By Ram Kumar Jha and Saurabh Kumar
Can Modi’s recent visit help India and China fulfill the bilateral economic potential?
Indian Prime Minister Narendra Modi has completed his three-day visit to China, where he sought to upgrade India-China relations on a number of issues ranging from economic to military. The trip was a follow-up from Chinese President Xi Jinping’s India visit in September 2014.
Although the two countries are considered political rivals, there have been some significant developments. In October 2013, for instance, China and India signed the Border Defence Cooperation Agreement (BDCA). The Agreement acknowledged “the need to continue to maintain peace, stability and tranquility along the line of actual control in the India-China border areas and to continue implementing confidence building measures in the military field along the line of actual control.”
A year later, China and India were among 21 Asian countries to sign on to a new infrastructure investment bank (the Asian Infrastructure Investment Bank, or AIIB), which would compete with the World Bank. An Indian has already been tapped to lead the BRICS Development Bank, which will be based in Shanghai with starting capital of $50 billion.
Despite this most recent visit, China was unable to secure an Indian commitment to participate in the new Silk Road and the Maritime Silk Road projects. The Silk Road will run through Bangladesh, China, India and Myanmar (BCIM). China has also announced a $40 billion special fund for its Silk Road projects to develop an extensive network of highways, railway and ports in Asia and Africa. India cannot be seen to be isolated from this initiative, which will have significant implications for its India and its neighbors.
India’s trade with China in 2000-01 was $2 billion, and it became $65.86 billion in 2013-14, with the potential to top $100 billion in 2015. This should mean tremendous opportunities for traders and investors in both countries. But India’s trade deficit with China has increased from $1 billion in 2001-02 to $36.22 billion in 2013-14, and is expected to grow further to $48.43 billion in 2014-15.
India’s emergence as an investment hub can be seen as average net inflow increased to $13.6 billion during 2006-2011, up from an average net inflow of $3.8 billion during 2001-2005. The average net inflow could rise to $22 billion by the end of 2015. This reflects rising demand and fresh business friendly initiatives by new government.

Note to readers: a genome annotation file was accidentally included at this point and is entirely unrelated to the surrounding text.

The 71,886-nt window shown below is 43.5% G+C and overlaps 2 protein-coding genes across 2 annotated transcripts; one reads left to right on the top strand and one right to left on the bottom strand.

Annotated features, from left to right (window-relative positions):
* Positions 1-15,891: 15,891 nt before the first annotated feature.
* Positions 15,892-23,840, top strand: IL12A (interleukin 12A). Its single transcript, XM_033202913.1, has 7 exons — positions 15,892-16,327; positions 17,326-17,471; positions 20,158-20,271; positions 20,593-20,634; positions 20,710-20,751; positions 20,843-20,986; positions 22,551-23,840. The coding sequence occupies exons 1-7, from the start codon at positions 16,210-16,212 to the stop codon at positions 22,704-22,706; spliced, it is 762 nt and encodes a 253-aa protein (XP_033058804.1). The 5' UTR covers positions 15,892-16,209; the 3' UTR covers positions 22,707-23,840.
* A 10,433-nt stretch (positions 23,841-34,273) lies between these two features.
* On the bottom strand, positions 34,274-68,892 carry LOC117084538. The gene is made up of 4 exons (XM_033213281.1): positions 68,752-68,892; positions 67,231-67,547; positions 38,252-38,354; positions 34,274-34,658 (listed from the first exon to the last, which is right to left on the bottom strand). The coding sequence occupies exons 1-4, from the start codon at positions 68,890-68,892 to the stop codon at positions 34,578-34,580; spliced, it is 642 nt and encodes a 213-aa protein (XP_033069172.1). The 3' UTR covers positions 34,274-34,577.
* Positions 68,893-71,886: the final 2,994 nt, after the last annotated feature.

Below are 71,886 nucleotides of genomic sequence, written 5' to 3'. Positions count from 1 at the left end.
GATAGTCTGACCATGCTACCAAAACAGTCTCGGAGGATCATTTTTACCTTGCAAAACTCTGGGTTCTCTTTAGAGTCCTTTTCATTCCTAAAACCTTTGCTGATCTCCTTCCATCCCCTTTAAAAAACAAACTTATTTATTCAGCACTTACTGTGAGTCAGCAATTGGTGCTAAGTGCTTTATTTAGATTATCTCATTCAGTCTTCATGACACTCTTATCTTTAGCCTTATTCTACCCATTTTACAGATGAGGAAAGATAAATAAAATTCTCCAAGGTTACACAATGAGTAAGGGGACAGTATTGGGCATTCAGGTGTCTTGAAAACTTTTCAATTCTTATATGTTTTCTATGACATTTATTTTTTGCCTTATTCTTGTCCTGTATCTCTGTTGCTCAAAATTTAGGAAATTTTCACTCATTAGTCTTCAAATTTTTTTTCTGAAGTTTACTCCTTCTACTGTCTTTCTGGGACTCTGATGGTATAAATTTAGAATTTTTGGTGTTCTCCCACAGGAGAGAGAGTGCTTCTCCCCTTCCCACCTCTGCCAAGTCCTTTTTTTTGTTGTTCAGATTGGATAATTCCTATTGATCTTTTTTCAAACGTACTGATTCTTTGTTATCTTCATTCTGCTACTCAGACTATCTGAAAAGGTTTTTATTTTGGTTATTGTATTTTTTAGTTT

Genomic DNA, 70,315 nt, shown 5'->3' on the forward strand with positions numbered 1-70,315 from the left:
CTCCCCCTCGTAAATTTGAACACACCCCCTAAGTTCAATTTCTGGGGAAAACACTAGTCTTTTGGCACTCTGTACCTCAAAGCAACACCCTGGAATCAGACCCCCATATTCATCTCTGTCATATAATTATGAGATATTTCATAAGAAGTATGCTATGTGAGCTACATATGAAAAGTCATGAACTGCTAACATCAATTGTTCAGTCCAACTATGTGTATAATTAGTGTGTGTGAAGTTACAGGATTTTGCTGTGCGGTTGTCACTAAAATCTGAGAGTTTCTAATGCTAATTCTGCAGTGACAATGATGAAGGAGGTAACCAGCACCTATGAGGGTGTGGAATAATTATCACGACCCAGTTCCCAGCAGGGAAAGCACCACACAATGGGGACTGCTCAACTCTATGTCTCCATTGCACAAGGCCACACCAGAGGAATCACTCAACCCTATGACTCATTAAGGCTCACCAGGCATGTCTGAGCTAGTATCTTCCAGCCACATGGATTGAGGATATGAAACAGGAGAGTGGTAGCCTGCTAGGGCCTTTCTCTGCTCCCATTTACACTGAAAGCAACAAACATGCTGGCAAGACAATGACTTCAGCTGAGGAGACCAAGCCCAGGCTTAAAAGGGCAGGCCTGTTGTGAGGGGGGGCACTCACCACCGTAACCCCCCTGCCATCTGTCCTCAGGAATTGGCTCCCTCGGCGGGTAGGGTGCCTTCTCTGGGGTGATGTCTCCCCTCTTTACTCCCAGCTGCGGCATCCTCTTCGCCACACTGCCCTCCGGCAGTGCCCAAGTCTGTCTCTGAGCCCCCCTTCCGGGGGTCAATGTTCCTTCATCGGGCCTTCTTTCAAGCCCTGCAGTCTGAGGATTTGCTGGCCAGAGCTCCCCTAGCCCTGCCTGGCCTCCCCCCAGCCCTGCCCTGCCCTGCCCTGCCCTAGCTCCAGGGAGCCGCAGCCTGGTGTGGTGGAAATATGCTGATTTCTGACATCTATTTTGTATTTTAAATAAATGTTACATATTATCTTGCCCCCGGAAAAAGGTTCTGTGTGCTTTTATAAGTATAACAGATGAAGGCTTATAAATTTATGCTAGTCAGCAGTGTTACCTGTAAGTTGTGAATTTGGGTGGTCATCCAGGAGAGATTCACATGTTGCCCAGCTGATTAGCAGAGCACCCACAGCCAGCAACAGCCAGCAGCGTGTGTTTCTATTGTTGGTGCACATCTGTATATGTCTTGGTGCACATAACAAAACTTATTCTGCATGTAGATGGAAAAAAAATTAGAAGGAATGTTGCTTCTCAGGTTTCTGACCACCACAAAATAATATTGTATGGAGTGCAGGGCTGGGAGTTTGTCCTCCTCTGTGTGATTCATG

Between 2001 and 2005, China attracted foreign direct investment (FDI) that was 15 times greater than that directed at India, due to economies of scale. In absolute terms, the gap between FDI in China and India is expected to narrow to about $82 billion during 2011-2015, from $108 billion during 2006-2010.
There are numerous business opportunities for India and China, in sectors such as agriculture and food processing, asset management, construction and infrastructure, pharmaceuticals, electronics and information technology, and transport and logistics. India is a potential market for agricultural inputs like fertilizers and processed chemicals. In turn, Indian firms can focus on Chinese markets in processed and frozen foods and dairy products.
The pharmaceutical sector has huge business potential for both countries. India is a large importer of pharmaceuticals ingredients and intermediates (worth $3-4 billion annually) from China. Indian firms specialize in formulations development and finished dosages.
China and India can identify potential areas for economic collaboration where they can enjoy complementarities. By removing market barriers, they can improve transportation links and increase bilateral investment for closer economic relations.